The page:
Transported Art: 19th-Century Italian Sculptures Across Continents and Cultures

Luca Bochicchio

Abstract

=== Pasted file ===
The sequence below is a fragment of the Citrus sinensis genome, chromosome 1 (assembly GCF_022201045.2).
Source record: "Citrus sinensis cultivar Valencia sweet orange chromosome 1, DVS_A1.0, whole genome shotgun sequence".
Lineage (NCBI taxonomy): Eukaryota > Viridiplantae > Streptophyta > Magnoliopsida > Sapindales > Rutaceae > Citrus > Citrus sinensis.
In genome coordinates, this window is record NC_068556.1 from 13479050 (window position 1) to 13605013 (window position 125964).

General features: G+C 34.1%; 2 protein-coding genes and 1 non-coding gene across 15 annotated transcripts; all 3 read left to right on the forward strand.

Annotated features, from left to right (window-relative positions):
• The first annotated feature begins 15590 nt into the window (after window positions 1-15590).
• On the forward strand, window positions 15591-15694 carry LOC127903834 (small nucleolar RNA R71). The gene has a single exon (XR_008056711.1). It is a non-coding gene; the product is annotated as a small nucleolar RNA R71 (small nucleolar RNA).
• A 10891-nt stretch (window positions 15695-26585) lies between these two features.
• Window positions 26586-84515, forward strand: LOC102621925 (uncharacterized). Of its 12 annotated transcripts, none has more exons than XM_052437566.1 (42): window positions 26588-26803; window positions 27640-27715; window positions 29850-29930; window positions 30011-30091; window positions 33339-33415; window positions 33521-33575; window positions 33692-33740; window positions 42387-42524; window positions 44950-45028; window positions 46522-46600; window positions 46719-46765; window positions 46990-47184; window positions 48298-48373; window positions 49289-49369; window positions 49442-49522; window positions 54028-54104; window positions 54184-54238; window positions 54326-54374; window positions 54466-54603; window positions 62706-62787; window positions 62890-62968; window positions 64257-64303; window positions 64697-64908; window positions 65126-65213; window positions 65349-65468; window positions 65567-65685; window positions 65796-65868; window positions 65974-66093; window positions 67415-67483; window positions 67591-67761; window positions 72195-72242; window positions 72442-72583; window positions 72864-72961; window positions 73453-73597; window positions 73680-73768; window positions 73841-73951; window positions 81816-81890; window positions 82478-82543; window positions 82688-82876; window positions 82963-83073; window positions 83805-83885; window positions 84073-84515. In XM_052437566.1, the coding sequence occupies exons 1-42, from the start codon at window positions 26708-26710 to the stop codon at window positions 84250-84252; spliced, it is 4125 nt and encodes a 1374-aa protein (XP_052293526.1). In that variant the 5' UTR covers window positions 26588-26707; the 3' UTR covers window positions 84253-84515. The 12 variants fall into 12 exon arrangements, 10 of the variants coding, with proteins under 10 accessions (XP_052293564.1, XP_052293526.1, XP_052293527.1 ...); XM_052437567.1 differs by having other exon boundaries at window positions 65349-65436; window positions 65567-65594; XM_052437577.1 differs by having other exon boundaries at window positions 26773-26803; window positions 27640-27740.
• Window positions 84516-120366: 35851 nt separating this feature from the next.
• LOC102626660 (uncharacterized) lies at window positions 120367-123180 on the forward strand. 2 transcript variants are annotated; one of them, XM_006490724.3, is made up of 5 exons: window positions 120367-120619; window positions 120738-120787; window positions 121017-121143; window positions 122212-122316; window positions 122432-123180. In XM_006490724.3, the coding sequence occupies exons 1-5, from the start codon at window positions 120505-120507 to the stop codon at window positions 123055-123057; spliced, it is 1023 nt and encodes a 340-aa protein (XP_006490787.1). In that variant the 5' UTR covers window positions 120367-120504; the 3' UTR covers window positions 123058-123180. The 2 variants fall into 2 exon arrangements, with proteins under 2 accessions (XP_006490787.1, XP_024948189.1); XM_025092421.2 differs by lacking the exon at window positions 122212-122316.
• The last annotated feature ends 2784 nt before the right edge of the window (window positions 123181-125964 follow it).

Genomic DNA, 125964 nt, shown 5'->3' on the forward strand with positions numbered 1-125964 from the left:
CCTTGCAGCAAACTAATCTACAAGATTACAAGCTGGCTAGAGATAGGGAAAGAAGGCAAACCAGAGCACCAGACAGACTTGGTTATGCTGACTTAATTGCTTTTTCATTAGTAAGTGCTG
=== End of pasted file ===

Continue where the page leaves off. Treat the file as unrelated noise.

The international identity of 19th-century sculpture has been neglected for several years, and, as a result, artistic literature and research have almost completely ignored the fact that most 19th-century Italian sculpture is now spread all over the world. The purpose of this essay is to illustrate and document peculiar aspects of the diffusion of Italian sculpture in America between the mid-19th and early 20th century. Along with the flux of artwork, materials, and Italian sculptors to the Americas, over the decades straddling these two centuries there was an inverse movement of American artists (interested in Italian sculpture) to Rome, Florence, Genoa, Naples, and so on. Thanks to that double exchange, Italian sculpture became a strong, recognized influence worldwide. The aim of this paper is to establish an interdisciplinary context for sculpture, clarifying the connections with social, economic, and cultural factors.

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